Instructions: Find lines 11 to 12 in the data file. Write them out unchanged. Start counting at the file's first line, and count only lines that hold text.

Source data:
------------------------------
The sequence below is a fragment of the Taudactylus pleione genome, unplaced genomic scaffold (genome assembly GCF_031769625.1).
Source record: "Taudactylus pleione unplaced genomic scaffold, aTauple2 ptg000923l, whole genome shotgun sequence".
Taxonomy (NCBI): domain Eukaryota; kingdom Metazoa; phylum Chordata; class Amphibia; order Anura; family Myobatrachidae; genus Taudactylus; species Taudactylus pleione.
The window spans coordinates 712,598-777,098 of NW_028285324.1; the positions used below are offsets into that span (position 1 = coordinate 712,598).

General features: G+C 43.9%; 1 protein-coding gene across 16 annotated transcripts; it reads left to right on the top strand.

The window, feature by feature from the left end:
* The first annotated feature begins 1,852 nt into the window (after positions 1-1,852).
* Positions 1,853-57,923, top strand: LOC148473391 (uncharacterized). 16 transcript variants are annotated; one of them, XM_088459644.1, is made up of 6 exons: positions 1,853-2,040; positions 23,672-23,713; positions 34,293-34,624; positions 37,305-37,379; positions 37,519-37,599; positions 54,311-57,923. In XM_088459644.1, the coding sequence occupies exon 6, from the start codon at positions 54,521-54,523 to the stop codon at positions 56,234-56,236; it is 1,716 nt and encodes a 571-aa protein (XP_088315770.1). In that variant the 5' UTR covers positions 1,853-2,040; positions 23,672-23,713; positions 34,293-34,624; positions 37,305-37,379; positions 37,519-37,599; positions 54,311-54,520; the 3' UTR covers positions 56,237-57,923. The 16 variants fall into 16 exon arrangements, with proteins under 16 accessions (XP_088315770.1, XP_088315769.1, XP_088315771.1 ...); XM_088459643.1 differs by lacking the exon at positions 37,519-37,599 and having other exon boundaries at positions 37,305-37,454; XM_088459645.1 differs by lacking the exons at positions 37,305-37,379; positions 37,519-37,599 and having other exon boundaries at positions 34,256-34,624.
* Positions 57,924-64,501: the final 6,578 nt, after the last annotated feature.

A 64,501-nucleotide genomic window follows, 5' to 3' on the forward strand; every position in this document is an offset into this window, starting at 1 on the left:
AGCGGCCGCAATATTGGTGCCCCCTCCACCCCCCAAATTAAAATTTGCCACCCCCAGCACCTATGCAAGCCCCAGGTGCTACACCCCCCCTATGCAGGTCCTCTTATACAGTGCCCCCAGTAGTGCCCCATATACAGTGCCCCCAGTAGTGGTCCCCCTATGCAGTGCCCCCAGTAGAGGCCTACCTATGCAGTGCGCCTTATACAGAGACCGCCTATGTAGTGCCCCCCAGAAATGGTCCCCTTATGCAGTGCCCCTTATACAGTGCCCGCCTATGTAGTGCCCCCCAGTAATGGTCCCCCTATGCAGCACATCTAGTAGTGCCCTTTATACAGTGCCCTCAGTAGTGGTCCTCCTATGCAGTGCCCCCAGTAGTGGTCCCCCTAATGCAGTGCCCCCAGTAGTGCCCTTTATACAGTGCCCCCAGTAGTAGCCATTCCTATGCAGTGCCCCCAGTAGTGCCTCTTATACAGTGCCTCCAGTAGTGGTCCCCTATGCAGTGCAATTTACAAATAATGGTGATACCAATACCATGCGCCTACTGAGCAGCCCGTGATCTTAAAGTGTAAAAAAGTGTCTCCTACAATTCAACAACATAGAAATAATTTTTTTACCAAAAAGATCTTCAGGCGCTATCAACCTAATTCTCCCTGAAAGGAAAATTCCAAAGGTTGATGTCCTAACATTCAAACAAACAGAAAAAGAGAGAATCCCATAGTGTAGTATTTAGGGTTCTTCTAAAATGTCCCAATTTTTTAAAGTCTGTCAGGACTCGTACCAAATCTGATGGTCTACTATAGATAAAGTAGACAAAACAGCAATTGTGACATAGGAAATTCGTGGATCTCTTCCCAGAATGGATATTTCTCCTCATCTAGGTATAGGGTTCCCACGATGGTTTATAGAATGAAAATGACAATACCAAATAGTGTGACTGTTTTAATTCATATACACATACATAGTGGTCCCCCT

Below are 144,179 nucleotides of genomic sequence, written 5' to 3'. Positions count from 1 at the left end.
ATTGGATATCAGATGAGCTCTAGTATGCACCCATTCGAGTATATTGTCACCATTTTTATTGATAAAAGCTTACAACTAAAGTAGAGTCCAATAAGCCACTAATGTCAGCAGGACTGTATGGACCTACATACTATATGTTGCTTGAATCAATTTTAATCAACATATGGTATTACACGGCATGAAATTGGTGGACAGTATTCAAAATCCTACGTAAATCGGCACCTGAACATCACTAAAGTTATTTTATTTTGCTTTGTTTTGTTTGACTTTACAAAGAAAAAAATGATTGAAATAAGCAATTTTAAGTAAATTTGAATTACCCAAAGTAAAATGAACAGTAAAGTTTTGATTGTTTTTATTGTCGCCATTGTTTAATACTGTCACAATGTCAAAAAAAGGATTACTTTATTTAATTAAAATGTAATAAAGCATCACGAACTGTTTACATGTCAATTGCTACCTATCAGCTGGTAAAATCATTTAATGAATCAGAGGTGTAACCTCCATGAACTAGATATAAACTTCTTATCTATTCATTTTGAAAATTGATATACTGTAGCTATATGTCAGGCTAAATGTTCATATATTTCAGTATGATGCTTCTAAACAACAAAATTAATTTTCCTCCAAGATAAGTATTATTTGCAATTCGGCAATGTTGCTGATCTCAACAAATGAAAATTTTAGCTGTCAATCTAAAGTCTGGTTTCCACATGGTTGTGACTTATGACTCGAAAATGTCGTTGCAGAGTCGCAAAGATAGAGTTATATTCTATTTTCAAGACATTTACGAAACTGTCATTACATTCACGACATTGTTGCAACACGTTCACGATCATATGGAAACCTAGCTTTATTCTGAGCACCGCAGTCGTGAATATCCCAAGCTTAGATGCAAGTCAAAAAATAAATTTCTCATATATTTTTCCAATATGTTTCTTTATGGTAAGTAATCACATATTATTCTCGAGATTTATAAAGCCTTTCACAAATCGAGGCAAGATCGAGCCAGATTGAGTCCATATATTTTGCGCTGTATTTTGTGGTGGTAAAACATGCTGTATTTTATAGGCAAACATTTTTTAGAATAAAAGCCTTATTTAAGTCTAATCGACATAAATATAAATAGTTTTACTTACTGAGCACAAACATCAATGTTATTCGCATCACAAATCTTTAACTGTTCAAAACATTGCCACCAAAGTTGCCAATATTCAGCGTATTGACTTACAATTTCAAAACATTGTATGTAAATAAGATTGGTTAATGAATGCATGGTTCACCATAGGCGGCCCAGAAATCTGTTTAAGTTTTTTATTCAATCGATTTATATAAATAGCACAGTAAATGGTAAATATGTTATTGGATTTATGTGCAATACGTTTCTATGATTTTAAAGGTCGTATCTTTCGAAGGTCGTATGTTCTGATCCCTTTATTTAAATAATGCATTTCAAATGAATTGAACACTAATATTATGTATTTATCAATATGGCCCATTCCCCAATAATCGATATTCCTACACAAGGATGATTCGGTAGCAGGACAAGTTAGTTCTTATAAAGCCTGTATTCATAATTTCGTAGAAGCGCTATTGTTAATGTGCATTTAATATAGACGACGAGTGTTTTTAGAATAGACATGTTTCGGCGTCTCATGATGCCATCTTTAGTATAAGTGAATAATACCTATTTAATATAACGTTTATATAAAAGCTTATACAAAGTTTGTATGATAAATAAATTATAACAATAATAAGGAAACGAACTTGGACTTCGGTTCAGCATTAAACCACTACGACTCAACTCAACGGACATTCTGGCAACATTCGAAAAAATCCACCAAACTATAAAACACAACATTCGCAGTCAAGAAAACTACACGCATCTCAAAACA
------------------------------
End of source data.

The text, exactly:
AGCGGCCGCAATATTGGTGCCCCCTCCACCCCCCAAATTAAAATTTGCCACCCCCAGCACCTATGCAAGCCCCAGGTGCTACACCCCCCCTATGCAGGTCCTCTTATACAGTGCCCCCAGTAGTGCCCCATATACAGTGCCCCCAGTAGTGGTCCCCCTATGCAGTGCCCCCAGTAGAGGCCTACCTATGCAGTGCGCCTTATACAGAGACCGCCTATGTAGTGCCCCCCAGAAATGGTCCCCTTATGCAGTGCCCCTTATACAGTGCCCGCCTATGTAGTGCCCCCCAGTAATGGTCCCCCTATGCAGCACATCTAGTAGTGCCCTTTATACAGTGCCCTCAGTAGTGGTCCTCCTATGCAGTGCCCCCAGTAGTGGTCCCCCTAATGCAGTGCCCCCAGTAGTGCCCTTTATACAGTGCCCCCAGTAGTAGCCATTCCTATGCAGTGCCCCCAGTAGTGCCTCTTATACAGTGCCTCCAGTAGTGGTCCCCTATGCAGTGCAATTTACAAATAATGGTGATACCAATACCATGCGCCTACTGAGCAGCCCGTGATCTTAAAGTGTAAAAAAGTGTCTCCTACAATTCAACAACATAGAAATAATTTTTTTACCAAAAAGATCTTCAGGCGCTATCAACCTAATTCTCCCTGAAAGGAAAATTCCAAAGGTTGATGTCCTAACATTCAAACAAACAGAAAAAGAGAGAATCCCATAGTGTAGTATTTAGGGTTCTTCTAAAATGTCCCAATTTTTTAAAGTCTGTCAGGACTCGTACCAAATCTGATGGTCTACTATAGATAAAGTAGACAAAACAGCAATTGTGACATAGGAAATTCGTGGATCTCTTCCCAGAATGGATATTTCTCCTCATCTAGGTATAGGGTTCCCACGATGGTTTATAGAATGAAAATGACAATACCAAATAGTGTGACTGTTTTAATTCATATACACATACATAGTGGTCCCCCT

Below are 144,179 nucleotides of genomic sequence, written 5' to 3'. Positions count from 1 at the left end.